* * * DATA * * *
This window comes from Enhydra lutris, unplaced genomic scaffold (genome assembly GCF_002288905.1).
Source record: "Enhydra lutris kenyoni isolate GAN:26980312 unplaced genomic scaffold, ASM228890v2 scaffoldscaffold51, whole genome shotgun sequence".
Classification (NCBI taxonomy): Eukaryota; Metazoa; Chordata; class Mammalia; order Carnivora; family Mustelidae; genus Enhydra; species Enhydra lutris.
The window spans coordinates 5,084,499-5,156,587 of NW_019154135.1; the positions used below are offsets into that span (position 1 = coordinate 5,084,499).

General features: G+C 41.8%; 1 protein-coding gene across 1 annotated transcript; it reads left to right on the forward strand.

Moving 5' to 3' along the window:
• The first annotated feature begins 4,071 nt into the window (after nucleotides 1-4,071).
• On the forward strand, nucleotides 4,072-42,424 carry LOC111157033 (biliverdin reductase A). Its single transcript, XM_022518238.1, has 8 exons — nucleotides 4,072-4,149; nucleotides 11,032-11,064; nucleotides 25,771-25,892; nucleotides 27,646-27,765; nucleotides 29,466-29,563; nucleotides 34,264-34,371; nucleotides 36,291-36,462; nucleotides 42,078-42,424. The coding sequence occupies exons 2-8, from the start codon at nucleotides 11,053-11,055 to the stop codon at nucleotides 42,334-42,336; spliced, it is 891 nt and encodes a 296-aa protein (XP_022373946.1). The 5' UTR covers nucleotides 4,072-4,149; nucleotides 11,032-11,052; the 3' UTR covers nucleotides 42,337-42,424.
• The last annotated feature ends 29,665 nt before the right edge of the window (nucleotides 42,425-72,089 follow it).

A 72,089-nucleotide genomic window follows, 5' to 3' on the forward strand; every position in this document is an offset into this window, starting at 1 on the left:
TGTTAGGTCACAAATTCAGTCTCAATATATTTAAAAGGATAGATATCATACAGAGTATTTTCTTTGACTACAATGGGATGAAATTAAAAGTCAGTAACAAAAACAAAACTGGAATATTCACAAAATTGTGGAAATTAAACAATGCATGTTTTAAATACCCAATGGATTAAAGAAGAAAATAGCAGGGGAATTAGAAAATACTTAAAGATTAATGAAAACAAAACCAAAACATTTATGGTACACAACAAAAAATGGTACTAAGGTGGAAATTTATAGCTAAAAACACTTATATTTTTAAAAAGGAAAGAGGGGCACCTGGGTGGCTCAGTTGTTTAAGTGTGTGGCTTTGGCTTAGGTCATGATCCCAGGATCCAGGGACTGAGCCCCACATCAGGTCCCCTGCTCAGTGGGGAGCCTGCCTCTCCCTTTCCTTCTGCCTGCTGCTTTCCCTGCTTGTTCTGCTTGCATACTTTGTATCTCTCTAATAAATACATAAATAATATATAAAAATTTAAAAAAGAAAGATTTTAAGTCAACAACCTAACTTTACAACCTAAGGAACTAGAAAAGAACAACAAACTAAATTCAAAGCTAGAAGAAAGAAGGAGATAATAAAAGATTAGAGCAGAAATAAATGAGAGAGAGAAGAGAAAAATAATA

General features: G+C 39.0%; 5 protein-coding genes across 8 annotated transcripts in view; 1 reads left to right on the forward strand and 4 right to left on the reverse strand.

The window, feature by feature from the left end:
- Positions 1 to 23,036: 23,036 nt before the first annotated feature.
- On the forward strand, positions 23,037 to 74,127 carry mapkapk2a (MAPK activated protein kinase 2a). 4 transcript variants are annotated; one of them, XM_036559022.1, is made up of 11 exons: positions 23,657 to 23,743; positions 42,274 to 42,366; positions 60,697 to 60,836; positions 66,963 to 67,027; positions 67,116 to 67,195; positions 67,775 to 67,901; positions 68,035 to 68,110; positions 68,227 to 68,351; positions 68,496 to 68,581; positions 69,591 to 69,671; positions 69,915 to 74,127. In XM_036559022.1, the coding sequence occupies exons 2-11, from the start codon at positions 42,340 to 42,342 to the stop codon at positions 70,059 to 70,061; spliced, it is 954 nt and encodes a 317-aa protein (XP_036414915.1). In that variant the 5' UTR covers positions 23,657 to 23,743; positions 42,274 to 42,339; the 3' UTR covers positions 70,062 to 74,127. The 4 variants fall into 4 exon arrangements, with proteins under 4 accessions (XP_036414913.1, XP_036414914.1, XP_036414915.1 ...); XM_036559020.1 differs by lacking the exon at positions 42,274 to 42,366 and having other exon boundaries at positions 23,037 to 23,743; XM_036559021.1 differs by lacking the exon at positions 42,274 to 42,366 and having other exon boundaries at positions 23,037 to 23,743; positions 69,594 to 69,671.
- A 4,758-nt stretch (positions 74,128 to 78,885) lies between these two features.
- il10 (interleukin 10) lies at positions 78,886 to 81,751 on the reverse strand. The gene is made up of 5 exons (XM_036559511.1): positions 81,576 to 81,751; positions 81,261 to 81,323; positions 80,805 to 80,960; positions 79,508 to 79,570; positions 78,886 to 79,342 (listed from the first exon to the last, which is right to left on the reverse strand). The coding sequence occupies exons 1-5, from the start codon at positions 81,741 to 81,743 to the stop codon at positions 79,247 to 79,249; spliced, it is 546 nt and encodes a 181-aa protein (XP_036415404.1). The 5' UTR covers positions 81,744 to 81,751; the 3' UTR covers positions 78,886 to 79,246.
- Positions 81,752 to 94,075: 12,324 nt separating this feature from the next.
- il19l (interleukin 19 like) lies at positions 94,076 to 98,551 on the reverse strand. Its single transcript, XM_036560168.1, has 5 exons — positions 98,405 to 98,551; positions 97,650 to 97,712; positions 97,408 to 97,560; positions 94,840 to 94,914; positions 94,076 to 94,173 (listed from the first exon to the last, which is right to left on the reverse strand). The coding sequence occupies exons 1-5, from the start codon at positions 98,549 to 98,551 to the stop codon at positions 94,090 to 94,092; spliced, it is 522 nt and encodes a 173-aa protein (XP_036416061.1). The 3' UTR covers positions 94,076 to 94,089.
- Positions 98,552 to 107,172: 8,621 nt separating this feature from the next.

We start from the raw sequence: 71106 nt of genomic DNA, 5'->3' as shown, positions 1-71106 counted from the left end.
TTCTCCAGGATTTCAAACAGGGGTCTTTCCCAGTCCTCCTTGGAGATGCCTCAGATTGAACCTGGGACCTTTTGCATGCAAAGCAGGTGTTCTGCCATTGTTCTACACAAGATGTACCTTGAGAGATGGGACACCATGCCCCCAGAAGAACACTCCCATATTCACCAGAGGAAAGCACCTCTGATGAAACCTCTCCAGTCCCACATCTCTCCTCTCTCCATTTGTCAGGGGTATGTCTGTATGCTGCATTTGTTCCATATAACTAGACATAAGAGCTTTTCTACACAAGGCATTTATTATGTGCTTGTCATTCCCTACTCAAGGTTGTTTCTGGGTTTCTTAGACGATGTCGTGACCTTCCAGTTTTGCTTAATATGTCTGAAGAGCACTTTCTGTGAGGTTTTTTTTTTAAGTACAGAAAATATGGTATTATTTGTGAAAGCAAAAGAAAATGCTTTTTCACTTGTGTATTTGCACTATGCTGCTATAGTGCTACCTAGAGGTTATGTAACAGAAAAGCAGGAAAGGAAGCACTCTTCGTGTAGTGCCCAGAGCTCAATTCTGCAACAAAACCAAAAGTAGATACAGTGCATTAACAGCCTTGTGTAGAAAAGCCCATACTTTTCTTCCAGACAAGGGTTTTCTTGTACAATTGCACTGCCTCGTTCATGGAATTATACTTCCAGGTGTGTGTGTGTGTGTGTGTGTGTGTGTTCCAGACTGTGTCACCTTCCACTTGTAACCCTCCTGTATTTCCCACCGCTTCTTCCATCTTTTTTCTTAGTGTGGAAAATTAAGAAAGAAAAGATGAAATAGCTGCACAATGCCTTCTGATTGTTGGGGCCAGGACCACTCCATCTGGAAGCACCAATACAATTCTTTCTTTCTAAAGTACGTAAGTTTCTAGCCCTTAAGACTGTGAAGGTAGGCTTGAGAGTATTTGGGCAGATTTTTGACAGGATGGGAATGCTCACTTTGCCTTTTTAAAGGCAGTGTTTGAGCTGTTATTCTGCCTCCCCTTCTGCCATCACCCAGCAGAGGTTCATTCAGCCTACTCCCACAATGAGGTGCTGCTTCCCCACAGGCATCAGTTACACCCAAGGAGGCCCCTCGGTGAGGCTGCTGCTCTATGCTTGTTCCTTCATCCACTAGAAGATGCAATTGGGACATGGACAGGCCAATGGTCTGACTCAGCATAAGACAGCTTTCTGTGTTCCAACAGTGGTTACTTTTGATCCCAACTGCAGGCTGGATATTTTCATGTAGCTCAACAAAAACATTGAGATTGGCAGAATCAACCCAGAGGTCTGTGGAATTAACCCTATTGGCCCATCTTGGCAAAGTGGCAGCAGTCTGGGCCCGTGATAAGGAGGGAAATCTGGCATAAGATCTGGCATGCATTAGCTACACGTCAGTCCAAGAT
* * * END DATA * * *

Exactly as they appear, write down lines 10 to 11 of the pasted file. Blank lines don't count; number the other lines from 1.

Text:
A 72,089-nucleotide genomic window follows, 5' to 3' on the forward strand; every position in this document is an offset into this window, starting at 1 on the left:
TGTTAGGTCACAAATTCAGTCTCAATATATTTAAAAGGATAGATATCATACAGAGTATTTTCTTTGACTACAATGGGATGAAATTAAAAGTCAGTAACAAAAACAAAACTGGAATATTCACAAAATTGTGGAAATTAAACAATGCATGTTTTAAATACCCAATGGATTAAAGAAGAAAATAGCAGGGGAATTAGAAAATACTTAAAGATTAATGAAAACAAAACCAAAACATTTATGGTACACAACAAAAAATGGTACTAAGGTGGAAATTTATAGCTAAAAACACTTATATTTTTAAAAAGGAAAGAGGGGCACCTGGGTGGCTCAGTTGTTTAAGTGTGTGGCTTTGGCTTAGGTCATGATCCCAGGATCCAGGGACTGAGCCCCACATCAGGTCCCCTGCTCAGTGGGGAGCCTGCCTCTCCCTTTCCTTCTGCCTGCTGCTTTCCCTGCTTGTTCTGCTTGCATACTTTGTATCTCTCTAATAAATACATAAATAATATATAAAAATTTAAAAAAGAAAGATTTTAAGTCAACAACCTAACTTTACAACCTAAGGAACTAGAAAAGAACAACAAACTAAATTCAAAGCTAGAAGAAAGAAGGAGATAATAAAAGATTAGAGCAGAAATAAATGAGAGAGAGAAGAGAAAAATAATA